Recent Studies provide more evidence on Sheridan 6 LEMA success

The Sheridan 6 Local Enhanced Management Area (LEMA) is the state’s longest existing LEMA, initially approved for the 5-year period 2013-2017, and subsequently approved for the period 2018-2022.  Two recent studies on the LEMA have been added to KDA-DWR web page devoted to the LEMA at:

Dr. Golden of KSU issued his final report, “Monitoring the Impacts of Sheridan County 6 Local Enhanced Management Area,” dated 11/15/2018. The study found the irrigated area within the LEMA was largely unchanged despite the significantly reduced wateruse with some changes in cropping, although corn is still dominate. The study included voluntary reporting on farm income with a limited number of responses. The responses received indicate irrigation operations remain as profitable as before, apparently due to reduced input costs.  Dr. Golden also cites that the fact that the producers asked for the LEMA to be extended as evidence of continued profitability.

A group of Michigan State researchers along with KU’s Jim Bulter, funded by a grant from the National Science Foundation, had their research report titled “Quantifying irrigation adaptation strategies in response to stakeholder-driven groundwater management in the US High Plains Aquifer” published last month in Environmental Research Letters.  Below are a few quotes from the paper’s abstract:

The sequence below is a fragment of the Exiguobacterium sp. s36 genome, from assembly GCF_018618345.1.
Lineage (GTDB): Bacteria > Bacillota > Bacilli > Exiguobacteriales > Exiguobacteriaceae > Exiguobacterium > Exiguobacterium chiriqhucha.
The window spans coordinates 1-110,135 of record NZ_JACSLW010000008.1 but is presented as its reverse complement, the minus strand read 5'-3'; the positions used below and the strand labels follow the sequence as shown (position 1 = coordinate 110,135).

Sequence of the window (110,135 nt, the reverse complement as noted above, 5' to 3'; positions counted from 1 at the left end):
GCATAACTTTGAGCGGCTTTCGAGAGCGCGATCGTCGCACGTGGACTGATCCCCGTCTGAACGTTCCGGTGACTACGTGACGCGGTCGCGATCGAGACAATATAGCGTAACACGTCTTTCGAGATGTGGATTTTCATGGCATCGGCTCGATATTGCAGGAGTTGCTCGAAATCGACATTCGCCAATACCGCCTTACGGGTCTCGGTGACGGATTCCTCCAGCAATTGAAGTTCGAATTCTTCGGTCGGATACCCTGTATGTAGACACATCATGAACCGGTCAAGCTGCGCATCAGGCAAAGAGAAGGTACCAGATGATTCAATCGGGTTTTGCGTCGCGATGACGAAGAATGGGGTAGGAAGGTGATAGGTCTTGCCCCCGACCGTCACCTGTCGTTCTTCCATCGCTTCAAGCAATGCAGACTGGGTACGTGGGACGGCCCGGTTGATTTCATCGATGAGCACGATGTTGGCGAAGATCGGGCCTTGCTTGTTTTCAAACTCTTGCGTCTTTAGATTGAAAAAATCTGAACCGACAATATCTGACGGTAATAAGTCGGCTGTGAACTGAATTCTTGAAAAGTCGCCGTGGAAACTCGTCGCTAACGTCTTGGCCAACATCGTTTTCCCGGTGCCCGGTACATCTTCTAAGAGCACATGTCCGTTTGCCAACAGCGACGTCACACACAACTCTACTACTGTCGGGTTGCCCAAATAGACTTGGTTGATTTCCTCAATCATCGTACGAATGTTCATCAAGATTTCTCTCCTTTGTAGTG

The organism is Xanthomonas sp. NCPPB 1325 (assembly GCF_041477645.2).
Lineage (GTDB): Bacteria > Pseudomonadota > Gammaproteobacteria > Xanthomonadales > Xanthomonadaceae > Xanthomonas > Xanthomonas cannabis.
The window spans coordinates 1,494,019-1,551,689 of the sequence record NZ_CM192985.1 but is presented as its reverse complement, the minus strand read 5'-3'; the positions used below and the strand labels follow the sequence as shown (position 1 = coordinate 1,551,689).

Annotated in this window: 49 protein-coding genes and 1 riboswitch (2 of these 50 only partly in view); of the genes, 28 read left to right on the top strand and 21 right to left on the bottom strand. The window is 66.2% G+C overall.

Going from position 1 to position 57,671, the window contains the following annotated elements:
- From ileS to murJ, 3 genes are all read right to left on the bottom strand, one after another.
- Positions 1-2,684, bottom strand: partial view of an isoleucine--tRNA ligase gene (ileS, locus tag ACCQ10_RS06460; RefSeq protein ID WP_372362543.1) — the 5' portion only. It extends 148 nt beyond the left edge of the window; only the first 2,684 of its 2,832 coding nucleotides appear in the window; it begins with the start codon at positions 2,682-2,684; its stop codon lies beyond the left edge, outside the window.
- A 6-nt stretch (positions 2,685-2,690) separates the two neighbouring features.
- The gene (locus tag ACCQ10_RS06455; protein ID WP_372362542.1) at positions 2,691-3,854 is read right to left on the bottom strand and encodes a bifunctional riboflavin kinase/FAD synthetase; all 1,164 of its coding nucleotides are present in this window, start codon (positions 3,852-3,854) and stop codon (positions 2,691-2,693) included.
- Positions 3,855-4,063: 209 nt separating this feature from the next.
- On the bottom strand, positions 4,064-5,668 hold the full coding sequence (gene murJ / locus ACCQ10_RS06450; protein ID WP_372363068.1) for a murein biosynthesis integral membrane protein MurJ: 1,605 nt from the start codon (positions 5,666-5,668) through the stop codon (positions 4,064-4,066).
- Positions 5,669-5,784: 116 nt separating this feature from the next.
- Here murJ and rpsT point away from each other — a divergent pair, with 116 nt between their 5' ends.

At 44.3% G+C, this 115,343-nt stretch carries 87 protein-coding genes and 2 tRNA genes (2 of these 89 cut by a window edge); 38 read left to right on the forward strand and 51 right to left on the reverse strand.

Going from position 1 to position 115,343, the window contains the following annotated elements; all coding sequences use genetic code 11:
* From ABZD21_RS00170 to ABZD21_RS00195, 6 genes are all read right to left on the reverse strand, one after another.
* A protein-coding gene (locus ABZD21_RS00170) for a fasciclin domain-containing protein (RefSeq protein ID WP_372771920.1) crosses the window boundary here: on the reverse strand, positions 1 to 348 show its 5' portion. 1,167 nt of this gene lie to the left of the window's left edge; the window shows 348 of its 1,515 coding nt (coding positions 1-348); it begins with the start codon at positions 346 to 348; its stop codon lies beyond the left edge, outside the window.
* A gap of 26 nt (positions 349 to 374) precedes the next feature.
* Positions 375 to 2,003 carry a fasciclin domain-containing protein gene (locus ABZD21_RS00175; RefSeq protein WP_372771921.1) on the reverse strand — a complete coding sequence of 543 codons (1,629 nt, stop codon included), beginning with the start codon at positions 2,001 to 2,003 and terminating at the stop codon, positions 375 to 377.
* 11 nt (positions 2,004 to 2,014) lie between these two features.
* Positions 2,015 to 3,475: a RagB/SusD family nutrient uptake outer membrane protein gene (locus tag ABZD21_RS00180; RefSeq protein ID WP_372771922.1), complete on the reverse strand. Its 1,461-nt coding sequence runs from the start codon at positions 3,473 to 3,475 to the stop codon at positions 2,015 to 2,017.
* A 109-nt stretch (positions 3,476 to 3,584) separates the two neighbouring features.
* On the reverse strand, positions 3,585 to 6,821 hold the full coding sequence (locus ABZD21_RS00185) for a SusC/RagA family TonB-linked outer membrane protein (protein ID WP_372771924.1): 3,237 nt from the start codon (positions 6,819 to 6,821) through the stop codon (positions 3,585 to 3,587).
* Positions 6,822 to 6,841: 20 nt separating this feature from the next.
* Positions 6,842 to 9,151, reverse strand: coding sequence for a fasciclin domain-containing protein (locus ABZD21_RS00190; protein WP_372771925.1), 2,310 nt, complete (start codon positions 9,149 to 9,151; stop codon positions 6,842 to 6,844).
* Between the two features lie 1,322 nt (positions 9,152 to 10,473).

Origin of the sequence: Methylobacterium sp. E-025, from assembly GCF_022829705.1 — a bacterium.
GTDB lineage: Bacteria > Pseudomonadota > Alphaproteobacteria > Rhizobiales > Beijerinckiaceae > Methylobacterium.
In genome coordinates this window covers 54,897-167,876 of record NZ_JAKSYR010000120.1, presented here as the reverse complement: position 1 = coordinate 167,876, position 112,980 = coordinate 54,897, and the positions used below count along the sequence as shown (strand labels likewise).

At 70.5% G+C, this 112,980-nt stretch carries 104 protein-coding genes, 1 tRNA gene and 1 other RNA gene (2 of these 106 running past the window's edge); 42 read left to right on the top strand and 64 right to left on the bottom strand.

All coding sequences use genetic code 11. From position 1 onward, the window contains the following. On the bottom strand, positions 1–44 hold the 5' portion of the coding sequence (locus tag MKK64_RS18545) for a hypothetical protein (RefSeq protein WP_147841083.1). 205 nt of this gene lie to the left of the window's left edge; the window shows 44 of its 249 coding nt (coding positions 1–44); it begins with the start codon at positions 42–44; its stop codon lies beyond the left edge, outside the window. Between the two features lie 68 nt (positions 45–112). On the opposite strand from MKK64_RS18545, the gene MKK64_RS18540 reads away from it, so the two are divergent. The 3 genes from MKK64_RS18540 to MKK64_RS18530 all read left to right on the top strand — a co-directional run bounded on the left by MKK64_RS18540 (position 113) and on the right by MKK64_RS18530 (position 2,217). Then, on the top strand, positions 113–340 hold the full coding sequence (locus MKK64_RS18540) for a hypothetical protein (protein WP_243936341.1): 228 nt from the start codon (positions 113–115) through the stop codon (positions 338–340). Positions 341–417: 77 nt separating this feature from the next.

• Socio-ecological systems research suggests that management of common pool resources like groundwater would benefit from localized approaches that combine self-organization along with active monitoring.
  • Here, we assessed the efficacy of the first LEMA implemented from 2013 to 2017 using a causal impact methodology based on Bayesian structural time series that is new to agrohydrology.
  • Compared to control scenarios, we found that the LEMA reduced water use by 31% over the five-year period, with early indications of stabilizing groundwater levels.
  • We found that farmers were able to largely maintain irrigated area and achieved the majority of pumping reductions (72%) from improvements in irrigation efficiency, followed by expansion of crops with lower water demand (19%).
  • The results of this analysis demonstrate that conservation programs that are irrigator driven with regulatory oversight can provide a path toward sustainability in stressed aquifers.